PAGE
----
President Obama says he will push for major immigration legislation if he is re-elected.
Obama told Univision he would like to do immigration this year, but Republican opposition is too intense.
"I can promise that I will try to do it in the first year of my second term," Obama said.
"I want to try this year," he added. "The challenge we've got on immigration reform is very simple. I've got a majority of Democrats who are prepared to vote for it, and I've got no Republicans who are prepared to vote for it."
Obama supports what he calls a "comprehensive" immigration bill. It involves both tougher border security as well as a pathway to citizenship for illegal immigrants who are already in the U.S.
Republicans say the emphasis should be on border protection, and liken citizenship plans to amnesty for lawbreakers.
In the Univision interview, Obama took a swipe at one of those Republicans, likely election opponent Mitt Romney.
Said Obama: "We now have a Republican nominee who said that the Arizona laws are a model for the country ... these are laws that potentially would allow someone to be stopped and picked up and asked where their citizenship papers are based on an assumption."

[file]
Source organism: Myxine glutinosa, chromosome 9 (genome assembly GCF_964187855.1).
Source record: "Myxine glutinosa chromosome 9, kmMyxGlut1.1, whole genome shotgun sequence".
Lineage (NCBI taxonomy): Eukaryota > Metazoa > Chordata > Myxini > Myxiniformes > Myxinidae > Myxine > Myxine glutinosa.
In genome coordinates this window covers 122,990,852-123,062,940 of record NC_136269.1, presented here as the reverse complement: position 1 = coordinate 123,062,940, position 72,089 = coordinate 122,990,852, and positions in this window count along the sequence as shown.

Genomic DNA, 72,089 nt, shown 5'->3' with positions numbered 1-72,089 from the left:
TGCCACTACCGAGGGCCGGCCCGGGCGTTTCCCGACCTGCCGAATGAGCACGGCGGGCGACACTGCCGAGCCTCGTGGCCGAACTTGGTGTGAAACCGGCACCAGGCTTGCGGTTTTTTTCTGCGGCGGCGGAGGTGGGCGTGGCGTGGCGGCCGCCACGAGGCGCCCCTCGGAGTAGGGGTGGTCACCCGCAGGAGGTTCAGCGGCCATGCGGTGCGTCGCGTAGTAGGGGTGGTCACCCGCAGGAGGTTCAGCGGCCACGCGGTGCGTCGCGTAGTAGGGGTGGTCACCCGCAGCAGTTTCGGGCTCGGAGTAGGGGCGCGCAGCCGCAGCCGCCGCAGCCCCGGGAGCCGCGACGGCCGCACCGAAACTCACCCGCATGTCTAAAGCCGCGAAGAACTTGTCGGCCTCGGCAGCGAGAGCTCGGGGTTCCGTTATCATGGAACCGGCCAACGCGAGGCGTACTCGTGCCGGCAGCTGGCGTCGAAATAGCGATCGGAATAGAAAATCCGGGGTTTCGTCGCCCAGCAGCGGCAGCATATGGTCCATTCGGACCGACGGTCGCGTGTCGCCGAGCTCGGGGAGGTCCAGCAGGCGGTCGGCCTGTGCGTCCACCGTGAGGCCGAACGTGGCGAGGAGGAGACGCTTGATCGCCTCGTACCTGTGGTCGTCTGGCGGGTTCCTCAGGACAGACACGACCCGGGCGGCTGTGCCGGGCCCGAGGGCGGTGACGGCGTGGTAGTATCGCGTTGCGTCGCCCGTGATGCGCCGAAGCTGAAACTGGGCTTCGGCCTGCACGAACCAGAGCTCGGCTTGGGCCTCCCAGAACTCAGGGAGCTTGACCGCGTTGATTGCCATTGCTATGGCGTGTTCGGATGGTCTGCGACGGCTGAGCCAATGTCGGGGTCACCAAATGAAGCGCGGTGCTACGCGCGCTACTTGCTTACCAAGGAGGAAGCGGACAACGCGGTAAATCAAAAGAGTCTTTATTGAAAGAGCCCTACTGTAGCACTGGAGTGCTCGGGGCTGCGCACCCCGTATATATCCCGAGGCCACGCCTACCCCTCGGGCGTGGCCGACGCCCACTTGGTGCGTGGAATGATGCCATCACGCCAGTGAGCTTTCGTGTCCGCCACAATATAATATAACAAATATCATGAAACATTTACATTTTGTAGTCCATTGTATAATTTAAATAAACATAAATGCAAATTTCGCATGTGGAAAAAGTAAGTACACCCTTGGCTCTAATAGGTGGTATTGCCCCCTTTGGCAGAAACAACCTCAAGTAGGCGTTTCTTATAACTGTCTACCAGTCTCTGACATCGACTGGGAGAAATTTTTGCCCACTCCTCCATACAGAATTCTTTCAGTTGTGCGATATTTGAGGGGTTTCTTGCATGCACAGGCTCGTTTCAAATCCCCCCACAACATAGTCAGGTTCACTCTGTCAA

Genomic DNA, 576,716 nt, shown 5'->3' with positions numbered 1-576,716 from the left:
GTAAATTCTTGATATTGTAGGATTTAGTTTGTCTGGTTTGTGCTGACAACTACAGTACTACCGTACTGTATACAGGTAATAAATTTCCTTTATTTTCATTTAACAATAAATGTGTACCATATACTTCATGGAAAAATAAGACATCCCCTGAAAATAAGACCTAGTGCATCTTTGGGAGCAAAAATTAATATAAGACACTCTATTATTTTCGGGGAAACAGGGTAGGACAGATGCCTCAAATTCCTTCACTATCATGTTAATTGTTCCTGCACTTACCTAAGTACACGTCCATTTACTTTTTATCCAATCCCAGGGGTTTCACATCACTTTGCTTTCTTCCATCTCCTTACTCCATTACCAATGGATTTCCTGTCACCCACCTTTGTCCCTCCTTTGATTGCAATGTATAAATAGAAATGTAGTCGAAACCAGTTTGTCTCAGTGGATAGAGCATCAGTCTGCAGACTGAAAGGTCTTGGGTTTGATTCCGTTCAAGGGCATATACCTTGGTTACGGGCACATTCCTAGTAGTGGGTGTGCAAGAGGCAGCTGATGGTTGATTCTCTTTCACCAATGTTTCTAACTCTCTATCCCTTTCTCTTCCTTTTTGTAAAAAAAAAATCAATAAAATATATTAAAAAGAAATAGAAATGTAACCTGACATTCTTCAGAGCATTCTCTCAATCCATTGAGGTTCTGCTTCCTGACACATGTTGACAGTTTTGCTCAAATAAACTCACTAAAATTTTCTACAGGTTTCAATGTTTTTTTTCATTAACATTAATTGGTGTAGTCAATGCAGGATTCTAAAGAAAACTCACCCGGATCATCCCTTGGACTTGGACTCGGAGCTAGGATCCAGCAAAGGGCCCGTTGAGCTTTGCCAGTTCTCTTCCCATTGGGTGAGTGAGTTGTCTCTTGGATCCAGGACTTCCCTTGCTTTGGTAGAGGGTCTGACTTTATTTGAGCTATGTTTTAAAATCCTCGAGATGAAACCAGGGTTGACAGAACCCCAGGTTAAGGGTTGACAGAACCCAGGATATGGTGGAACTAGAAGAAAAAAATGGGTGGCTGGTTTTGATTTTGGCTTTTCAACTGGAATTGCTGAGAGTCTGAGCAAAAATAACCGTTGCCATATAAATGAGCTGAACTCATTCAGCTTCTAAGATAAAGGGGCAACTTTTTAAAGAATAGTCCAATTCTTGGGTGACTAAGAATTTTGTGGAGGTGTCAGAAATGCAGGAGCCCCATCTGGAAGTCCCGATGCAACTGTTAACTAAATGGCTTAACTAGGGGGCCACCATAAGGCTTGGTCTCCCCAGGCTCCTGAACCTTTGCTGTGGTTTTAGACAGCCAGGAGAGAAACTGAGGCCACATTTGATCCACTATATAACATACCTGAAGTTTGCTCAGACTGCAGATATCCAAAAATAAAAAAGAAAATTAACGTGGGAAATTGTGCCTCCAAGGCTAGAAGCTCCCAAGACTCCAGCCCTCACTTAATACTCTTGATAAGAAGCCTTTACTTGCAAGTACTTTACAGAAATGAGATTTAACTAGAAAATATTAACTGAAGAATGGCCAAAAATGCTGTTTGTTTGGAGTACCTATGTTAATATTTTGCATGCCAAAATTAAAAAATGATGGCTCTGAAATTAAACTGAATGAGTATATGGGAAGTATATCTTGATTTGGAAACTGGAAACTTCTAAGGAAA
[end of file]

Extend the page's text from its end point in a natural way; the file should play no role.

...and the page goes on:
Republican Party spokesperson Kirsten Kukowski said Obama "promised to tackle immigration reform in his first year and failed."
"From immigration to creating jobs and cutting the deficit, President Obama has failed to follow through on his promises to the American people showing his words are more about winning elections than anything else," she said.
Univision interviewed Obama in connection with this weekend's Summit of the Americas.
Topics included democracy promotion, drug trafficking and race relations.